EPA proposes several voluntary actions under each objective to support a “shift to a circular approach” in the US economy. For instance, under Objective 1, EPA proposes to “[r]educe the production and consumption of single-use, unrecyclable, or frequently littered plastic products” and to “[m]inimize pollution across the life cycle of plastic products.” Under Objective 2, EPA proposes various measures to improve infrastructure around waste collection and value reclamation, educate the public, mitigate impacts on vulnerable and overburdened communities, and coordinate internationally on sound waste management practices. Finally, EPA’s proposed actions under Objective 3 focus on enhancing public and policymaker understanding of the nature of the plastic pollution problem and on assessing the effectiveness of available remediable policy options. EPA then elaborates a series of policy approaches and recommendations to facilitate the attainment of each proposed action.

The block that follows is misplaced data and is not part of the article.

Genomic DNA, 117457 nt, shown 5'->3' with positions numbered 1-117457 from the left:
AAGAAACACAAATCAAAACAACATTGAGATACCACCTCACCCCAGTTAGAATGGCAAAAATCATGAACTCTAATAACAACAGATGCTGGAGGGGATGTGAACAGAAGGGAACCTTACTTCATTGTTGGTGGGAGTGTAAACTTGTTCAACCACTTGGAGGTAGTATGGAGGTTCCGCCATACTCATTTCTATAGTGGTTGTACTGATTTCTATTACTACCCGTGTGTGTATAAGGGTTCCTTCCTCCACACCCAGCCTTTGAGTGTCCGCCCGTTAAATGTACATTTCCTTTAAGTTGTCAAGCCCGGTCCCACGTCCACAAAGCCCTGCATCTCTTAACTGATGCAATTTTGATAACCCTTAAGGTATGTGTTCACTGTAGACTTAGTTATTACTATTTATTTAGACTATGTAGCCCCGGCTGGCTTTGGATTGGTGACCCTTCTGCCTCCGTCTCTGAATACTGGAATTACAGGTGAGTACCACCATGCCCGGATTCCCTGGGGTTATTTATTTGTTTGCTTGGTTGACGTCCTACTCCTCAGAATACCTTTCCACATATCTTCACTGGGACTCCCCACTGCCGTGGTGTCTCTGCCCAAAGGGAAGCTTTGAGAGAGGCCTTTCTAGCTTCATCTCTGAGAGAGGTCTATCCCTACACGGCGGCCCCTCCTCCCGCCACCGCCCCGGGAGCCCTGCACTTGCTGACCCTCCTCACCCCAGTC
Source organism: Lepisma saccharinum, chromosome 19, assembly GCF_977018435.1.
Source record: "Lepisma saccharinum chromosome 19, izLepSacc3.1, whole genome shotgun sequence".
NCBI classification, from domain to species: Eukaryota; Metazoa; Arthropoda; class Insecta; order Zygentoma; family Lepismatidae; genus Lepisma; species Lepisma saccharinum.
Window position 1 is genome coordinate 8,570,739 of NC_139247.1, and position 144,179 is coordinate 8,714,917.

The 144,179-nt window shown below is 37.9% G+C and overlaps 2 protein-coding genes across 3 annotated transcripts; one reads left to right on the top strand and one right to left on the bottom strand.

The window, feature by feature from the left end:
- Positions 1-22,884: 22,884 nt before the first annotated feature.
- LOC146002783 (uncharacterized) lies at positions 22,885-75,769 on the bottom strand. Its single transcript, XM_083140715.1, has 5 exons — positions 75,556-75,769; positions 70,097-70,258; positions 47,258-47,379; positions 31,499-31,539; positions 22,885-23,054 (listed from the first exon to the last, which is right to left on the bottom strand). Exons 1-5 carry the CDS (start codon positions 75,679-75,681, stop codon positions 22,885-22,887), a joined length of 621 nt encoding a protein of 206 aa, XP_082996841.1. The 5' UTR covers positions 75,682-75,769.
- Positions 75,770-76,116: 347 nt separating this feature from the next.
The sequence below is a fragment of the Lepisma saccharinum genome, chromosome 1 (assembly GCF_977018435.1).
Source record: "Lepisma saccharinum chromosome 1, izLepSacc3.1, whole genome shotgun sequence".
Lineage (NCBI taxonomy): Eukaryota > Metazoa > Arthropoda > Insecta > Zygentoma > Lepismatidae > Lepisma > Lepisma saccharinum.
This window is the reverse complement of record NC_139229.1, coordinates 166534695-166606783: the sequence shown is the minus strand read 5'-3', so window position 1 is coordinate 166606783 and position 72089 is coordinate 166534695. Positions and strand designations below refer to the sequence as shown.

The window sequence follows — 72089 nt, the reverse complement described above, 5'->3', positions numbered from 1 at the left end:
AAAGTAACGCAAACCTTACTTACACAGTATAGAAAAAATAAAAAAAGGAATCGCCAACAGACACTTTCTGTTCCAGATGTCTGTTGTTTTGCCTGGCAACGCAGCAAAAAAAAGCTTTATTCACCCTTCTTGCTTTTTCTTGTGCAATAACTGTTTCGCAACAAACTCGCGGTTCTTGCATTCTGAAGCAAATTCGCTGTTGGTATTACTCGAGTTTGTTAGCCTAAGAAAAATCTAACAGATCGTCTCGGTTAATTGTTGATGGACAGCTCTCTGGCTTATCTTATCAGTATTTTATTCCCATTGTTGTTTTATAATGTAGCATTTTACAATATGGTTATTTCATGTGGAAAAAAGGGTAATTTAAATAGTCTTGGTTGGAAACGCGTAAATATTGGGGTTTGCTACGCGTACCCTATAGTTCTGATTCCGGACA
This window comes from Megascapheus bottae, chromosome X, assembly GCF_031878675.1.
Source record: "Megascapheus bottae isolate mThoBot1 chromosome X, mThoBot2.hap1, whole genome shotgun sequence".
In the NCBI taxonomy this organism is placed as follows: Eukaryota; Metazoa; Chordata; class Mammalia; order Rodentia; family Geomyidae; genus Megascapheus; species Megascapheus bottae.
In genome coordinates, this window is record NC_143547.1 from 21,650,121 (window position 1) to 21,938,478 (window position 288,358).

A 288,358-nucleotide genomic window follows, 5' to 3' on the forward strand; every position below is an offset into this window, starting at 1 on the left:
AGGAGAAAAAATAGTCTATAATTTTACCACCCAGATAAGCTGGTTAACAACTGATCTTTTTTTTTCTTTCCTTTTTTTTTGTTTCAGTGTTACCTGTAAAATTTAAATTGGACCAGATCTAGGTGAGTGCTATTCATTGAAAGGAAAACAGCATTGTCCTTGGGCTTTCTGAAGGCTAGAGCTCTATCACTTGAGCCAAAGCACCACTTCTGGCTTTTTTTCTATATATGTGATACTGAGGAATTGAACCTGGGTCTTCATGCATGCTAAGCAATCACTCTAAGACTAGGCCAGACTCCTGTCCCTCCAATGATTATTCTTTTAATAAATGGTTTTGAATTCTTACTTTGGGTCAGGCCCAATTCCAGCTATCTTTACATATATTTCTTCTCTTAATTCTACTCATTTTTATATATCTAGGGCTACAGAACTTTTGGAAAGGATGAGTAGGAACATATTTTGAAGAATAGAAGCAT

Important points for the trash-to-fuel industry
Critical for companies in the nascent trash-to-fuel industry, the draft contains important reflections on EPA’s view of these technologies and their role in a circular economy. EPA’s draft strategy rejects “processes that convert solid waste to fuels, fuel ingredients, or energy from being considered as a recycling practice.” EPA thus draws a clear line between “mechanical recycling” and some forms of “chemical recycling.”
As the standard form of recycling employed by municipal collection programs, mechanical recycling seeks to reclaim plastic waste in essentially the same chemical state as consumers receive – and dispose of – the material in their everyday use. Although not without environmental risks of its own, mechanical recycling has a longer tenure, is better established, and both this draft and the National Recycling Strategy seek to expand its use.